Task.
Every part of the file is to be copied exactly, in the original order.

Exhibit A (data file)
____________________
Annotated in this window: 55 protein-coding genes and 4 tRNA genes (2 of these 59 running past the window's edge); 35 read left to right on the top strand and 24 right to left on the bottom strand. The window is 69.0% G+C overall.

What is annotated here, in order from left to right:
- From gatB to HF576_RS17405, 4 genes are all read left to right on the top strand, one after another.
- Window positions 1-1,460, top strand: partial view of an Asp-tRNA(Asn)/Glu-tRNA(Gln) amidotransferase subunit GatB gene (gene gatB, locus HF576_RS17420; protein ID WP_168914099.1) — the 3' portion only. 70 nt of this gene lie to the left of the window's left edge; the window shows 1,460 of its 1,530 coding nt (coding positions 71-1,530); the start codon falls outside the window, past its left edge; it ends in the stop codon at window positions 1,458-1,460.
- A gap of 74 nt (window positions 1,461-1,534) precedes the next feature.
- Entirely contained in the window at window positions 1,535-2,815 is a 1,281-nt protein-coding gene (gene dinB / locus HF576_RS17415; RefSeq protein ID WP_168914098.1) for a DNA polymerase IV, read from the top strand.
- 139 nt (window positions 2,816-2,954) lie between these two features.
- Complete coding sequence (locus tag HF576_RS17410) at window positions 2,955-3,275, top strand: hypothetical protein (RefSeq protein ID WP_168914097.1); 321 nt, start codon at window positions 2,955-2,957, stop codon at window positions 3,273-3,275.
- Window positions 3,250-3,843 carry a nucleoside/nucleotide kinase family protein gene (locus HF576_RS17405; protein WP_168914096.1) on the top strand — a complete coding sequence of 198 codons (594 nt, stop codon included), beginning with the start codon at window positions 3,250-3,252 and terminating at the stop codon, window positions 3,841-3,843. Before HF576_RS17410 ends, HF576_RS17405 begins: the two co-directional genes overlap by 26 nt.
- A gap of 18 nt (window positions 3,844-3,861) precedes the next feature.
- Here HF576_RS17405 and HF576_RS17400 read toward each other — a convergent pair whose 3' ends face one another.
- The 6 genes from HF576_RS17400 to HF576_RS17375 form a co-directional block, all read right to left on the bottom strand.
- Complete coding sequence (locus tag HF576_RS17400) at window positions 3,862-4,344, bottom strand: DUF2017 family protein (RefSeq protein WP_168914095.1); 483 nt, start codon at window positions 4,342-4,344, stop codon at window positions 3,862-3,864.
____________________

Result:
Annotated in this window: 55 protein-coding genes and 4 tRNA genes (2 of these 59 running past the window's edge); 35 read left to right on the top strand and 24 right to left on the bottom strand. The window is 69.0% G+C overall.

What is annotated here, in order from left to right:
- From gatB to HF576_RS17405, 4 genes are all read left to right on the top strand, one after another.
- Window positions 1-1,460, top strand: partial view of an Asp-tRNA(Asn)/Glu-tRNA(Gln) amidotransferase subunit GatB gene (gene gatB, locus HF576_RS17420; protein ID WP_168914099.1) — the 3' portion only. 70 nt of this gene lie to the left of the window's left edge; the window shows 1,460 of its 1,530 coding nt (coding positions 71-1,530); the start codon falls outside the window, past its left edge; it ends in the stop codon at window positions 1,458-1,460.
- A gap of 74 nt (window positions 1,461-1,534) precedes the next feature.
- Entirely contained in the window at window positions 1,535-2,815 is a 1,281-nt protein-coding gene (gene dinB / locus HF576_RS17415; RefSeq protein ID WP_168914098.1) for a DNA polymerase IV, read from the top strand.
- 139 nt (window positions 2,816-2,954) lie between these two features.
- Complete coding sequence (locus tag HF576_RS17410) at window positions 2,955-3,275, top strand: hypothetical protein (RefSeq protein ID WP_168914097.1); 321 nt, start codon at window positions 2,955-2,957, stop codon at window positions 3,273-3,275.
- Window positions 3,250-3,843 carry a nucleoside/nucleotide kinase family protein gene (locus HF576_RS17405; protein WP_168914096.1) on the top strand — a complete coding sequence of 198 codons (594 nt, stop codon included), beginning with the start codon at window positions 3,250-3,252 and terminating at the stop codon, window positions 3,841-3,843. Before HF576_RS17410 ends, HF576_RS17405 begins: the two co-directional genes overlap by 26 nt.
- A gap of 18 nt (window positions 3,844-3,861) precedes the next feature.
- Here HF576_RS17405 and HF576_RS17400 read toward each other — a convergent pair whose 3' ends face one another.
- The 6 genes from HF576_RS17400 to HF576_RS17375 form a co-directional block, all read right to left on the bottom strand.
- Complete coding sequence (locus tag HF576_RS17400) at window positions 3,862-4,344, bottom strand: DUF2017 family protein (RefSeq protein WP_168914095.1); 483 nt, start codon at window positions 4,342-4,344, stop codon at window positions 3,862-3,864.